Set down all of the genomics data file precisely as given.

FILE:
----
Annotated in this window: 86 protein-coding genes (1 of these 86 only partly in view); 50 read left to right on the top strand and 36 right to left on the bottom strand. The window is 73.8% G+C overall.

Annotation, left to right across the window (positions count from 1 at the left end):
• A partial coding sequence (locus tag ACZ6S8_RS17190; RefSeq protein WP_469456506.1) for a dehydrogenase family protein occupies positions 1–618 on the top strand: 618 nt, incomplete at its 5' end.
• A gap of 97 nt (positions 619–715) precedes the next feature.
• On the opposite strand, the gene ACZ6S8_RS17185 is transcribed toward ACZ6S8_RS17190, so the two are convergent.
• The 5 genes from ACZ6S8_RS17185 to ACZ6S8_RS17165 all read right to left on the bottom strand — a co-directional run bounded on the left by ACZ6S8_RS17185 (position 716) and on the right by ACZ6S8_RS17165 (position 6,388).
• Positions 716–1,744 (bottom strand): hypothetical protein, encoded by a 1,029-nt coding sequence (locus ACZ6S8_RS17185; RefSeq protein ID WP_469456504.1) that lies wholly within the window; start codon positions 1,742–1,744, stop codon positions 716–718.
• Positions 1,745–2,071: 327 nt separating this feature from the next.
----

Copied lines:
Annotated in this window: 86 protein-coding genes (1 of these 86 only partly in view); 50 read left to right on the top strand and 36 right to left on the bottom strand. The window is 73.8% G+C overall.

Annotation, left to right across the window (positions count from 1 at the left end):
• A partial coding sequence (locus tag ACZ6S8_RS17190; RefSeq protein WP_469456506.1) for a dehydrogenase family protein occupies positions 1–618 on the top strand: 618 nt, incomplete at its 5' end.
• A gap of 97 nt (positions 619–715) precedes the next feature.
• On the opposite strand, the gene ACZ6S8_RS17185 is transcribed toward ACZ6S8_RS17190, so the two are convergent.
• The 5 genes from ACZ6S8_RS17185 to ACZ6S8_RS17165 all read right to left on the bottom strand — a co-directional run bounded on the left by ACZ6S8_RS17185 (position 716) and on the right by ACZ6S8_RS17165 (position 6,388).
• Positions 716–1,744 (bottom strand): hypothetical protein, encoded by a 1,029-nt coding sequence (locus ACZ6S8_RS17185; RefSeq protein ID WP_469456504.1) that lies wholly within the window; start codon positions 1,742–1,744, stop codon positions 716–718.
• Positions 1,745–2,071: 327 nt separating this feature from the next.